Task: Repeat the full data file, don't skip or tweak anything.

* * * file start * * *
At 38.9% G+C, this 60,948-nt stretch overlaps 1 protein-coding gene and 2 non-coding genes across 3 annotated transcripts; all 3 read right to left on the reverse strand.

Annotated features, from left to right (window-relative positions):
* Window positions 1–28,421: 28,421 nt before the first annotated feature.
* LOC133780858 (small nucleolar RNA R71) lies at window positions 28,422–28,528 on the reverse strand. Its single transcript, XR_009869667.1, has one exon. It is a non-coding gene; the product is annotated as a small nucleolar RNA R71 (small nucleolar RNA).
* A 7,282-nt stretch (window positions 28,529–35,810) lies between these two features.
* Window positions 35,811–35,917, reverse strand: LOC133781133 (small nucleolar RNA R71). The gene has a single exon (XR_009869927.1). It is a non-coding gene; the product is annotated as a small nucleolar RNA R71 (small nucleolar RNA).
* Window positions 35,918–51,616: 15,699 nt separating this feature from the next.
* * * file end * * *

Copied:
At 38.9% G+C, this 60,948-nt stretch overlaps 1 protein-coding gene and 2 non-coding genes across 3 annotated transcripts; all 3 read right to left on the reverse strand.

Annotated features, from left to right (window-relative positions):
* Window positions 1–28,421: 28,421 nt before the first annotated feature.
* LOC133780858 (small nucleolar RNA R71) lies at window positions 28,422–28,528 on the reverse strand. Its single transcript, XR_009869667.1, has one exon. It is a non-coding gene; the product is annotated as a small nucleolar RNA R71 (small nucleolar RNA).
* A 7,282-nt stretch (window positions 28,529–35,810) lies between these two features.
* Window positions 35,811–35,917, reverse strand: LOC133781133 (small nucleolar RNA R71). The gene has a single exon (XR_009869927.1). It is a non-coding gene; the product is annotated as a small nucleolar RNA R71 (small nucleolar RNA).
* Window positions 35,918–51,616: 15,699 nt separating this feature from the next.